cstnprapp11.centerstone.lan
Home / A New Approach to Chronic Pain and Anxiety

A New Approach to Chronic Pain and Anxiety

Opioid addiction continues to grow nationwide and kills three people in Tennessee each day. At a Centerstone clinic in Nashville, Dr. Alicia Batson offers clients an alternative to prescribed opioids and benzodiazepines in the treatment of chronic pain and anxiety—based on her personal experience.

Having always believed there was no separation between the mind and body, Dr. Batson received dual training in psychiatry and internal medicine. But it wasn’t until Dr. Batson had chronic pain herself—and spent ten years searching for successful treatment—that she really understood how the mind and body interact in creating both pain and healing. Since overcoming a vicious cycle of compounding pain and anxiety, she now helps others who suffer from undiagnosed chronic pain reclaim their lives.

Common examples of chronic pain may include fibromyalgia, irritable bowel syndrome, chronic interstitial cystitis, migraine headaches and inconclusive back or neck trouble.

“Chronic pain is pain that persists more than three months and does not have a structural cause in the body,” says Dr. Batson. “The pain is coming from the brain, but it’s real. There’s nothing wrong with the body or the mind; what’s wrong is the input you’re getting. Specifically, the brain believes you are chronically in danger.”

Dr. Batson explains the brain has certain mechanisms designed for safety—for example, the “fight or flight” response meant to keep a person alive. But that sympathetic nervous system doesn’t work as well when it’s turned on for lengthy or recurring amounts of time.

Examples of such extended activation include responses to adverse childhood experiences, adult trauma (divorce, job loss) and self-destructive behaviors done subconsciously (self-criticism, people pleasing, constant worry).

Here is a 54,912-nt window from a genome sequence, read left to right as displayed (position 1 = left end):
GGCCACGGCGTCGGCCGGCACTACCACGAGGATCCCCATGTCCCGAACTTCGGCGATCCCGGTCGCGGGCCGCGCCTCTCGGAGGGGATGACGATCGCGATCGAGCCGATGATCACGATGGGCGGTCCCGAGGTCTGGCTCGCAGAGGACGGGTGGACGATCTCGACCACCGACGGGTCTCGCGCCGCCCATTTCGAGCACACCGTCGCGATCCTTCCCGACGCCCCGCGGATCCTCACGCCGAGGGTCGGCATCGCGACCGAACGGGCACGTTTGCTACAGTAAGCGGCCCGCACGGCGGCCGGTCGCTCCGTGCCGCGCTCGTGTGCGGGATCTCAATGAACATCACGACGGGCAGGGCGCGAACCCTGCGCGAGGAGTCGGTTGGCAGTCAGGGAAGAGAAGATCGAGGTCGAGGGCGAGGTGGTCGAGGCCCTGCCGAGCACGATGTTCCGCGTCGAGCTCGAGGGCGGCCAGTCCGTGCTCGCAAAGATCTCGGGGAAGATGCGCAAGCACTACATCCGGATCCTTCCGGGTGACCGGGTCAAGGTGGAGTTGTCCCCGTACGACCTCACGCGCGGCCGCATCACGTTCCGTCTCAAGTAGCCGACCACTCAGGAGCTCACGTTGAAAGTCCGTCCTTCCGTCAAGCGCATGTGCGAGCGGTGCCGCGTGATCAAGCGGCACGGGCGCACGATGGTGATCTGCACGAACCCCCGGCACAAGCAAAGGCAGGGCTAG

“Any time you have a pain that concerns you in your body, you must go to a medical doctor first,” Dr. Batson emphasizes. “Ruling out life threatening or treatable medical conditions is critical.”

When chronic pain and anxiety have no conclusive diagnosis, Dr. Batson says treatment involves “turning off the sympathetic nervous system” with four steps:

Psychoeducation – It’s important to understand that pain can come from the brain. Every person on the planet has had an episode of the brain causing a symptom in the body: a face turning red from embarrassment is a real physiologic change in the body, but it started in the brain.

Cognitive Behavior Tools – A person can learn to change the relationship with his pain and no longer let it control his life. This can eventually break the pain-fear-attention cycle which is driving the pain. Success can be measured by how little one allows pain to change a daily routine.

Learning Self-Compassion – Erase self-criticism, self-pressure, people-pleasing habits and chronic feelings of fear when dealing with chronic pain and anxiety. Learn to treat yourself in a positive way—with the same love and compassion you would give to a loved one.

Emotional Processing of Past Traumas – Many who struggle with chronic pain and anxiety can improve with psychoeducation and cognitive behavioral therapy alone, but some will need help processing repressed emotions from past traumas, which are driving the activation of the sympathetic nervous system. A skilled therapist is an important component in the path to healing.

If you’d like help with chronic pain or anxiety, appointments with Dr. Alicia Batson are scheduled by calling (888) 291-4357.